Want to read more? Subscribe Now or Sign In
Hide ( X )
  • THE CRIME REPORT - Your Complete Criminal Justice Resource

  • Investigative News Network
  • Welcome to the Crime Report. Today is

Conferences

Kids, Crime & Justice: Progress or Paralysis?

Tuesday, October 14, 2014 11:28 AM


In the past year, news reports and academic studies have revealed startling conditions for juveniles at adult and youth detention facilities, systemic hurdles faced by teens whose parents are imprisoned, and institutional biases against students with behavioral issues. But the media has just started covering these troubling subjects. In an effort to educate journalists on the juvenile justice system twenty-Five U.S. reporters from print, online and broadcast outlets were awarded Reporting Fellowships to attend a conference Oct 6 & 7 2014 at John Jay College of Criminal Justice in New York City on how to report on this topic. The symposium, “Kids, Crime & Justice: Progress or Paralysis?” focused on how law enforcement, school officials and social service practitioners can apply research and best practices to dealing with troubled youth. The unique fellowships, organized by John Jay’s Center on Media, Crime and Justice (CMCJ), are aimed at promoting top-quality jou...

Read the full story »

Fellows Stories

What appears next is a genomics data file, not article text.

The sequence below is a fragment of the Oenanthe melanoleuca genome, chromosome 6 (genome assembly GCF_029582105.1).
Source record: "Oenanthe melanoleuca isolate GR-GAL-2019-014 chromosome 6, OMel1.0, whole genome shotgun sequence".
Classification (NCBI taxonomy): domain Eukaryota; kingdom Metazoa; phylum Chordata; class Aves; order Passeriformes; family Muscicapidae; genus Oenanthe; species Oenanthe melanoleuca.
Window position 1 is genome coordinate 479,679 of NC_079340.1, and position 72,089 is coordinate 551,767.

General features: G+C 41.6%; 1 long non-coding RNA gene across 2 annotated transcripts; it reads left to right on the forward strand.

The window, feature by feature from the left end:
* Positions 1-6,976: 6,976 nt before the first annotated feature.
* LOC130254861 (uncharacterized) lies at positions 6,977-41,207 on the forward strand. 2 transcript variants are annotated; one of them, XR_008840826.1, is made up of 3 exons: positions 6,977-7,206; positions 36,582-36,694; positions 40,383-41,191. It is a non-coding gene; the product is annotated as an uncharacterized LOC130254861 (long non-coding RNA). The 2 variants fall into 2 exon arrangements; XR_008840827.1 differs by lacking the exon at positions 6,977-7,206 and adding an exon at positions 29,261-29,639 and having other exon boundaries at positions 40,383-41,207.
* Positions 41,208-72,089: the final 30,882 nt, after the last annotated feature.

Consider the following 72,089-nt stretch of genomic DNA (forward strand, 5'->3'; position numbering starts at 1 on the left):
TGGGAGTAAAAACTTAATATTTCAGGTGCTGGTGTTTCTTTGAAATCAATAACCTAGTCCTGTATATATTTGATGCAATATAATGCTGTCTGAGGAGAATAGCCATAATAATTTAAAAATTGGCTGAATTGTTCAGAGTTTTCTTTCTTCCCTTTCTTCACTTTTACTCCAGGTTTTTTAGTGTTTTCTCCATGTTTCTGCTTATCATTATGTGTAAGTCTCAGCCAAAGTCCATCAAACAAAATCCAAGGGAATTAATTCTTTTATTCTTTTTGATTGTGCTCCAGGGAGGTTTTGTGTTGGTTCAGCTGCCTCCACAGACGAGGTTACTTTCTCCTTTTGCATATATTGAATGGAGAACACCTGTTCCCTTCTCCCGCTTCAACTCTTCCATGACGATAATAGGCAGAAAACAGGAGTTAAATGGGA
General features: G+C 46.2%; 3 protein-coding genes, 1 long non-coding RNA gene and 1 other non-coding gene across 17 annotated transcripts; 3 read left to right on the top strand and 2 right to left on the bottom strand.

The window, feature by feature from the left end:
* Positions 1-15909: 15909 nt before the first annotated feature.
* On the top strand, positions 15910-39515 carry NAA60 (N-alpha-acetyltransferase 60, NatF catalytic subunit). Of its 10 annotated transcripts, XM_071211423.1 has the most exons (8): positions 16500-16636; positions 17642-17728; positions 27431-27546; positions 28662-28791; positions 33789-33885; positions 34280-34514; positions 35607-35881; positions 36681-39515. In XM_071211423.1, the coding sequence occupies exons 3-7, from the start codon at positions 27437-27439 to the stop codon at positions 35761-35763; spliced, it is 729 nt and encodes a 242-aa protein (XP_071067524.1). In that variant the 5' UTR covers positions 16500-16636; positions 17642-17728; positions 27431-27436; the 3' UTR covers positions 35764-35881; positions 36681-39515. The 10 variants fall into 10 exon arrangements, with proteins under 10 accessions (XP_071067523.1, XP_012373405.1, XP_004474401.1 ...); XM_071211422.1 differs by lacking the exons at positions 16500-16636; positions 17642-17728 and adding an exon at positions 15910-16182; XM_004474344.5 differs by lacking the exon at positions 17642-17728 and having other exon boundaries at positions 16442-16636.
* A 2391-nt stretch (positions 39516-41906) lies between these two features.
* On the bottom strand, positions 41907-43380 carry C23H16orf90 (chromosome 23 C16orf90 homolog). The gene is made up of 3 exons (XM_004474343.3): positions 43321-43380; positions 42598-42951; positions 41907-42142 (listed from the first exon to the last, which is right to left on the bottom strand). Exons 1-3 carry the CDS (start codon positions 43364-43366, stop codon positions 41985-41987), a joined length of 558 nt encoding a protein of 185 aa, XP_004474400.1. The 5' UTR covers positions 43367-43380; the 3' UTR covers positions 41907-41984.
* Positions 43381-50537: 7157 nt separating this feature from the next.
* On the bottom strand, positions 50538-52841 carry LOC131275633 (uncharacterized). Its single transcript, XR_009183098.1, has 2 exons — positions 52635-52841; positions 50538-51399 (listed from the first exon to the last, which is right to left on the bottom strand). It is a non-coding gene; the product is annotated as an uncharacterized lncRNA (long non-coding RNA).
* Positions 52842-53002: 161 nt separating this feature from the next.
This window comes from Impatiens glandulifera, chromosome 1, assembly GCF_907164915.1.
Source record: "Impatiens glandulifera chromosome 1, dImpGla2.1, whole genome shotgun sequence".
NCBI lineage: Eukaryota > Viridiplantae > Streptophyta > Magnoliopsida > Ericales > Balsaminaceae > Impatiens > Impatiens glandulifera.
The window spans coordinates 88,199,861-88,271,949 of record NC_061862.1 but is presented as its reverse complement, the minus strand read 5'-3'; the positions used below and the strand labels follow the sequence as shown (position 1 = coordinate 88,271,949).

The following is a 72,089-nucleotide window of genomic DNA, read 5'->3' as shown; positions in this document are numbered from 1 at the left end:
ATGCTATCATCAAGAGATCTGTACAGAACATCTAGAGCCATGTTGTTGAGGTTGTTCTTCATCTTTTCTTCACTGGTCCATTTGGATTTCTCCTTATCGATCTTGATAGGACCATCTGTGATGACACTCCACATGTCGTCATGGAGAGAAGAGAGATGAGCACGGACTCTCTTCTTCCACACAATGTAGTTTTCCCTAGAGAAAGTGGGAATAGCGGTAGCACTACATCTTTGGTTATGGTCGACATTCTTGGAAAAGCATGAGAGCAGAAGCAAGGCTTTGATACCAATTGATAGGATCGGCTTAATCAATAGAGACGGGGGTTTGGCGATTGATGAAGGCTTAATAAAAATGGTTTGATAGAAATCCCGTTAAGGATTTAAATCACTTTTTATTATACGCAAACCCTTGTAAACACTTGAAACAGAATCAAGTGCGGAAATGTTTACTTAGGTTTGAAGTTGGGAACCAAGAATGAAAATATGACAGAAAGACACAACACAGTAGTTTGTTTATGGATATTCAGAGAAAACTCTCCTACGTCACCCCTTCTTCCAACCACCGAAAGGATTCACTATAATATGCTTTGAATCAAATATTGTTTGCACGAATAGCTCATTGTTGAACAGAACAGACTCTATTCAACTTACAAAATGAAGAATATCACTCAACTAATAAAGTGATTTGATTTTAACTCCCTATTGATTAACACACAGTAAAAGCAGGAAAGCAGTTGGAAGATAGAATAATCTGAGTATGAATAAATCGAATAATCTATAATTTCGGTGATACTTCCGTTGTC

Why we shouldn't charge the Sayreville kids as adults: A Q&A
Julie O'Connor, Newark Star Ledger
Read the full story »

See all »

Resources from the Conference

See all »

Conference Audio

Panel 4: Mental Health, Jails, Courts & Adolescents

Download file
See all »

TCR at a Glance

What the Ferguson Grand Jury Missed

commentary November 25, 2014

Why did the killing of a young black man by a police officer capture our attention—and challenge the national conscience?

Crime and Prison Population Fall in N.C.

new & notable November 21, 2014

A series of justice reinvestment reforms in North Carolina have created a more efficient system, according to a report by the non-profit ...

Does 'Right-to-Carry' Lead to More Crime?

new & notable November 20, 2014

Laws that allow concealed weapons in public are associated with higher rates of aggravated assault, rape, robbery and murder, according t...